The One That Didn’t Get Away!

We’ve all heard that story from many Baby Boomers who bought muscle cars back in the day. They usually begin with these words – “I should’ve kept it,” or “Don’t know why I ever sold it!” Well, we met Dennis Vitolo at the annual Muscle Car and Corvette Nationals (MCACN) show, and he had the fortitude to hang on to his rare 440 Six Pack Dodge Challenger R/T. Dennis purchased a new one from his local Dodge dealer in February 1971. He was no fortune teller and could not predict what the future would hold for these cars, but Dennis wisely held on to his Challenger and it’s been a part of his family for over 50 years. One thing is for sure, we and the rest of the Mopar® enthusiasts across the land are glad Dennis never let it get away and slip into obscurity.

“My older brother and I were into cars, and I really enjoyed the looks of the Challenger. And we went to our local Dodge dealer in Fort Lauderdale and specifically ordered a Dodge Challenger R/T the way we wanted to. We originally wanted the HEMI®, but the salesman talked us out of it, and being as young as we were at the time, we just couldn’t afford it. Therefore, we ordered the next best thing, a 440 Six Pack engine. It came standard with the four-speed transmission and Dana 60 rear axle. Since we were going to street race the Challenger, we ordered the Super Track Pak option that came with a 4.10 gear. We even went as far as to delete the radio. Since we were going to eventually put mags wheels on the car, the Challenger came with the standard 14-inch steel wheels and dog dish hubcaps,” said Dennis. Since the Vitolo boys had intentions of street racing their big block Challenger R/T and it was equipped with the proper hardware to take down the competition at the stoplight drags, they ordered it in black with no upper body R/T stripes. They were obviously going for the sinister look.

The Challenger R/T was ordered in November 1970, built at the Dodge Main in Hamtramck, Michigan, around January 1971, and arrived at Massey Yardley Dodge in Fort Lauderdale in February. “It was an amazing car right from day one. And like many of these cars back then, the first thing we did was install a set of headers, Cragar S/S mag wheels, seven-inch slicks and an adjustable pinion snubber from Sox & Martin. Because of that, you didn’t see any traction devices on the car, the slicks were narrow, so the Challenger caught a lot of people off guard. And because the Chrysler four-speed trans has a lower first gear, and the car has a 4.10 gear, it was a bullet on the street,” noted Dennis. Despite showing many opponents the Challenger’s taillights, Dennis wanted to get the car to the drag strip for some real action. “We wanted to improve the car’s performance and in its street setup, it was really fast as it ran 12.80s. We actually drove it back to New York in the summertime and raced it at a track on Long Island called Westhampton National Speedway. We drove the Challenger from Florida to New York and back again with the 4.10 gears. The engine was turning 3,500 rpm cruising down the freeway, and we just thought that was normal,” laughed Dennis.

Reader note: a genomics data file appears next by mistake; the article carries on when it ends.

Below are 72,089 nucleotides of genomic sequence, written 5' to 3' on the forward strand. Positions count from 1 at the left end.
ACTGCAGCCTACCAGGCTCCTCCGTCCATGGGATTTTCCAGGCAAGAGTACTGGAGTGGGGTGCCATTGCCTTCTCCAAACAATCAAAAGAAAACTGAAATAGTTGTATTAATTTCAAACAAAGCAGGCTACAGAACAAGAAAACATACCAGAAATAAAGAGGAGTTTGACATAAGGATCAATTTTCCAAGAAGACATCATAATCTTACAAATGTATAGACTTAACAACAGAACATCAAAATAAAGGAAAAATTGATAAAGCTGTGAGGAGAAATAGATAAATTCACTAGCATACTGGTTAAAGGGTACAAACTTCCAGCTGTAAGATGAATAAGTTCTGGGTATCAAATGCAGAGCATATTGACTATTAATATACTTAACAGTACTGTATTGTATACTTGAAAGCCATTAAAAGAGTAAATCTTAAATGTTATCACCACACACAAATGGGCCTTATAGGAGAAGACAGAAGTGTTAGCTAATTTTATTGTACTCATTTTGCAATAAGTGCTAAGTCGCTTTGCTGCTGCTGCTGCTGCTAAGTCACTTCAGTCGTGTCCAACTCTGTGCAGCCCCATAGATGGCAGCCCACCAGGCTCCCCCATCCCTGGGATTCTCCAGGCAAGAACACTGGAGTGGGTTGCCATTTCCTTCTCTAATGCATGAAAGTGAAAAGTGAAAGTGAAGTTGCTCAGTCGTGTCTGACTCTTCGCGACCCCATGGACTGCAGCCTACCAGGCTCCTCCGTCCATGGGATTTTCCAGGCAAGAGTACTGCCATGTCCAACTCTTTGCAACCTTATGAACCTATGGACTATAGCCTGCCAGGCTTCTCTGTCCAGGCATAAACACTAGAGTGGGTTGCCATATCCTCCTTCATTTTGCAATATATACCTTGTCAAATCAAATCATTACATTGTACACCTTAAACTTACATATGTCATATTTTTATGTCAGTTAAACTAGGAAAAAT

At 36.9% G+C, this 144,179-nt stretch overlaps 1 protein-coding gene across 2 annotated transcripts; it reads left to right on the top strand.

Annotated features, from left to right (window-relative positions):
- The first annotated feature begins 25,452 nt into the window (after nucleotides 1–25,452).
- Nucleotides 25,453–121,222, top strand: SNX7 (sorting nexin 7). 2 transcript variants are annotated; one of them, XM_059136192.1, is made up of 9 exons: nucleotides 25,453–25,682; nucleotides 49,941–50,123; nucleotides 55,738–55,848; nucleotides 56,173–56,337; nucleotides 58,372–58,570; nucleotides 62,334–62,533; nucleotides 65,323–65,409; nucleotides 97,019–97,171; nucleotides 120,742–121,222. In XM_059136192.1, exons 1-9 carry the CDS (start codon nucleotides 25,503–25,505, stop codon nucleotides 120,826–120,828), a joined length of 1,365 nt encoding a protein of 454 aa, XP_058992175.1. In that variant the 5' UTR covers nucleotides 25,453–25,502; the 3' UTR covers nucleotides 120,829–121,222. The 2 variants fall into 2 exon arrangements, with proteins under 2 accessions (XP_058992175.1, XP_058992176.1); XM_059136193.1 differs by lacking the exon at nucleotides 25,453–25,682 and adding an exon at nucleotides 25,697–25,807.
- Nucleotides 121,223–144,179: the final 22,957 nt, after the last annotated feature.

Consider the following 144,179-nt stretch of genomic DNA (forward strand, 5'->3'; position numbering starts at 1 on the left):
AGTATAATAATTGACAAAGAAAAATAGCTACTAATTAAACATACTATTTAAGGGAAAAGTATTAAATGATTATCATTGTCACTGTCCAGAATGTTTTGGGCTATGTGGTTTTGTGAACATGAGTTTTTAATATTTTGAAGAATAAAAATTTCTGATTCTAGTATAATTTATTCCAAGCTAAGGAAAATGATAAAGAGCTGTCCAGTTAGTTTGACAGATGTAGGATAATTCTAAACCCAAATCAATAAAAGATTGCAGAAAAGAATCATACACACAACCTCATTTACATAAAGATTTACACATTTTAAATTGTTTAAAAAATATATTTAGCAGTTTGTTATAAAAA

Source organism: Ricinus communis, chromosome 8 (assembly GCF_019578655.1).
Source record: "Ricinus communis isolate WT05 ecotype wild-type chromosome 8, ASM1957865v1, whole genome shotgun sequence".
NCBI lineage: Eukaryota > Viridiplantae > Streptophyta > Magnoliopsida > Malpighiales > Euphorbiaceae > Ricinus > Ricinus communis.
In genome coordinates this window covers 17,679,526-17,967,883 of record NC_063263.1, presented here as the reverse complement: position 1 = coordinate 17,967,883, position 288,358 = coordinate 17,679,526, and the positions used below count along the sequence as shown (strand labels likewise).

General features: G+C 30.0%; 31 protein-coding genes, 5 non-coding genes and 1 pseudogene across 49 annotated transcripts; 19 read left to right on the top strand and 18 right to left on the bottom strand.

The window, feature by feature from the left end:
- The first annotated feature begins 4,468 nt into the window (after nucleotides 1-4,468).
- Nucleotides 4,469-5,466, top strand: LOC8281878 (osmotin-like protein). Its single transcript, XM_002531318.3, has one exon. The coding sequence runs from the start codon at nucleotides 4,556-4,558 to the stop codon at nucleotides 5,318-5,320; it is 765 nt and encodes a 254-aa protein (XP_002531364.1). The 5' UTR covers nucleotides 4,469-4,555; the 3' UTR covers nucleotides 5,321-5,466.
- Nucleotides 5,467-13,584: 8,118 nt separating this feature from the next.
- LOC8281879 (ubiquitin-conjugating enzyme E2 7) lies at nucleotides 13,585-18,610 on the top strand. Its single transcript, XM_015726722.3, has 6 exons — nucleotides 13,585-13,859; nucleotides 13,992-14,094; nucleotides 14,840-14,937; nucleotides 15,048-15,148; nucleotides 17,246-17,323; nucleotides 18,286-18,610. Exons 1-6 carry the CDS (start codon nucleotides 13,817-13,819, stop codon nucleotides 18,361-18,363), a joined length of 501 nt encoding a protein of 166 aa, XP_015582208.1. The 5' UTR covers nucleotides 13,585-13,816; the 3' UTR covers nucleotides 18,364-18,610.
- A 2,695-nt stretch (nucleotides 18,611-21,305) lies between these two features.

As the 1970s progressed, Dennis had the urge to step up his game and decided to swap out the 440 for something with a lot more power. “Since these cars were not worth a lot of money back then, we decided to put a 426 HEMI in the Challenger and go Super Stock racing. We ran 11.30s but the Super Stock ‘D’ Automatic record was 10.80 at this time. We installed 12.5-to-1 pistons, a modified intake manifold and a deep oil pan on the HEMI. We even ran a Direct Connection ‘Slick Shift’ trans and 5.13 gears. We were so young and had a limited budget to do all the modifications needed to compete with the fast cars in the class, but we still ran respectable,” stated Dennis. In a strange twist of fate, it was the Sox & Martin deep oil pan that probably saved the Challenger. “At some point, the oil pan got dented and damaged the swinging pickup and the engine ended up spinning a bearing. We decided to just pull out the hurt HEMI, and the car sat for years. Eventually, the 440 Six Pack got rebuilt and went back in, and it was on to another chapter in the car’s life, and time went on. Luckily, I never wanted to get rid of my Challenger!”  

As the value of muscle cars began to shoot up around the mid-1980s, and continues to skyrocket even today, Dennis decided it was time to restore his Challenger R/T back to its glory in June of 2021. He contacted Creations by Gemza in Denver, North Carolina, to begin the restoration of his prized Challenger. “I got to know the Gemza family and they did exactly what I was looking for. I didn’t want the Challenger over-restored, I wanted the car to look as it did when it left the factory. They used single-stage paint and things like that. But what they really do, and I’ve seen some of their work, they do everything on the car, not just body and paint. They rebuilt the transmission, suspension, rear end and brakes, everything is new on this car. They even did the alignment, the bushings and everything you don’t see. They spent so much time and effort taking the Challenger apart because it was such an original car. They documented the factory markings, so it was put back exactly as it left the factory,” exclaimed Dennis.

Once Dennis and his stunning 1971 440 Six Pack-powered Challenger R/T get done doing the classic car show circuit, he’ll get back to driving and enjoying the car of his teenage youth. With only 16,000 miles showing on the odometer, Dennis will rack up even more by grabbing gears with the Hurst pistol grip shifter while cracking open those outboard carburetors and making those three Holleys sing. 

Here are more pics of that include paperwork of Dennis’ stunning ’71 Challenger R/T! 

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great story and car


This car is AMAZING in person